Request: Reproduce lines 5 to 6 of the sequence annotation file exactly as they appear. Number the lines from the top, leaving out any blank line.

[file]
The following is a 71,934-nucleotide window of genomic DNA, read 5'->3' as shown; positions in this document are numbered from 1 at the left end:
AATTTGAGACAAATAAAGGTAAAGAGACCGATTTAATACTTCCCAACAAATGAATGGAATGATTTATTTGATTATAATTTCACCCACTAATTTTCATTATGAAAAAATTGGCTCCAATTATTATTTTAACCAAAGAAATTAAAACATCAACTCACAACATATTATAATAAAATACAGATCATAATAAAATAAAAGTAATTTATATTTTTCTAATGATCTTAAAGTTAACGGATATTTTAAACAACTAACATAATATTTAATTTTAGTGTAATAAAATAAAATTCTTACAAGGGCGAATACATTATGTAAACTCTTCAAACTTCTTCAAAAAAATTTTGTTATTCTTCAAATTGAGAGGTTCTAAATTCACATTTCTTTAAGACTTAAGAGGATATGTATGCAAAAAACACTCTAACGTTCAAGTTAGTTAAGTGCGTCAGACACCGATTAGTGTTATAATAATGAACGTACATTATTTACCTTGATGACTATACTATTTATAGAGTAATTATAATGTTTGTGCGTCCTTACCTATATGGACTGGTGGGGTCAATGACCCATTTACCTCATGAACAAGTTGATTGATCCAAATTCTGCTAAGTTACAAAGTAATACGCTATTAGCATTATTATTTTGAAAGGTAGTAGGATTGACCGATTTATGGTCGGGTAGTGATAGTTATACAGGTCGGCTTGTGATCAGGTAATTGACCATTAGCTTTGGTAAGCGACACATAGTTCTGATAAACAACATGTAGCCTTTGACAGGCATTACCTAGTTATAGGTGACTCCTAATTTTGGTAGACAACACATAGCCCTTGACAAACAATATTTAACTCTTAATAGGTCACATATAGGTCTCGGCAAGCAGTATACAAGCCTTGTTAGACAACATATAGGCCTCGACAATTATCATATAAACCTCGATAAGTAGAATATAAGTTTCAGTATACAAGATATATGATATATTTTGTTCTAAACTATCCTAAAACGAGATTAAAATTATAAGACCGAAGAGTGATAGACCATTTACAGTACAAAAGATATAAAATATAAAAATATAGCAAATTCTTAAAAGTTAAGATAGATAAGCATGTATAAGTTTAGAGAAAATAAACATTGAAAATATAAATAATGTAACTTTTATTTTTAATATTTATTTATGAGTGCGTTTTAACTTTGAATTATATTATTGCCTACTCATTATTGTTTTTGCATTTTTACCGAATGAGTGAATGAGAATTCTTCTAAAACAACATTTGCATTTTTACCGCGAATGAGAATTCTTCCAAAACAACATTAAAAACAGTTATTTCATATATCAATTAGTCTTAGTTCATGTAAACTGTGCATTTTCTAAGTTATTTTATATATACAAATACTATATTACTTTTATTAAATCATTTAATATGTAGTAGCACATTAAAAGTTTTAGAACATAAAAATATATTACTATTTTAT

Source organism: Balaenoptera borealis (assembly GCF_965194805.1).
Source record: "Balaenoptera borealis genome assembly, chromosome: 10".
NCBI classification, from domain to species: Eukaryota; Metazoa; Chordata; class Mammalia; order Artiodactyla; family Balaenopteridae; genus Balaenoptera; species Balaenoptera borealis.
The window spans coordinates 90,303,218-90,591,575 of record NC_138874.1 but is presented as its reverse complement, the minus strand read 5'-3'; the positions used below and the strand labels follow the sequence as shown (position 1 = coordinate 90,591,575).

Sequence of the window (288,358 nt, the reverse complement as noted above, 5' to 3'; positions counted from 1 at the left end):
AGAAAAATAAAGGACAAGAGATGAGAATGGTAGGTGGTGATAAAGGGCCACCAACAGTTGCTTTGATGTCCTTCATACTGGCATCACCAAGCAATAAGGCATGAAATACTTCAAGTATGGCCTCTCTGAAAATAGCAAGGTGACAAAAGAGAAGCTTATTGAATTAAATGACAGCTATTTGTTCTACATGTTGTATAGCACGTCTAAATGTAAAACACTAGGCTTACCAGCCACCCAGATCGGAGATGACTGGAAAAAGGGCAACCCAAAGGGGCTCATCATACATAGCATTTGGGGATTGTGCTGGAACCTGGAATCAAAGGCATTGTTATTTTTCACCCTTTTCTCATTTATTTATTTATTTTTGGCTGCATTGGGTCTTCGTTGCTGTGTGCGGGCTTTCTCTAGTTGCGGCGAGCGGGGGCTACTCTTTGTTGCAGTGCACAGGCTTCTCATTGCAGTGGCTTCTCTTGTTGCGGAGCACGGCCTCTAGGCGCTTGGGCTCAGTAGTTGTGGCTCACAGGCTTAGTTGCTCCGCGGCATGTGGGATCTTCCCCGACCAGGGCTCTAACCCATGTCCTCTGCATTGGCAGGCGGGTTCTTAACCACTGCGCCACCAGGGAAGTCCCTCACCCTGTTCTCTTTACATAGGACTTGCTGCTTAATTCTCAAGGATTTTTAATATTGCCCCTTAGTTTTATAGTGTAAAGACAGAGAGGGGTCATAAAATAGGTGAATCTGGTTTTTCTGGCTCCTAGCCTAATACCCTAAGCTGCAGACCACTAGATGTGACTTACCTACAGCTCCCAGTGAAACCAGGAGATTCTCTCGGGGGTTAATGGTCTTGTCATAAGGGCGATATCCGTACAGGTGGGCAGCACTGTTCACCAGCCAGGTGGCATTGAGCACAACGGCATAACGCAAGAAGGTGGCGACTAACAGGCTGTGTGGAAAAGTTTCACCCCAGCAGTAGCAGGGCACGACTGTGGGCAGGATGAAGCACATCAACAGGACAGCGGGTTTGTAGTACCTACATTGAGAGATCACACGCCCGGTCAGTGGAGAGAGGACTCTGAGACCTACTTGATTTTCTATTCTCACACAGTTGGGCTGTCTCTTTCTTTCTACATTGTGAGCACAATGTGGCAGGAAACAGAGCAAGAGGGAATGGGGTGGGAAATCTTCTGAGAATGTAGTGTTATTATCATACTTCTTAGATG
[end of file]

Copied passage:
NCBI classification, from domain to species: Eukaryota; Metazoa; Chordata; class Mammalia; order Artiodactyla; family Balaenopteridae; genus Balaenoptera; species Balaenoptera borealis.
The window spans coordinates 90,303,218-90,591,575 of record NC_138874.1 but is presented as its reverse complement, the minus strand read 5'-3'; the positions used below and the strand labels follow the sequence as shown (position 1 = coordinate 90,591,575).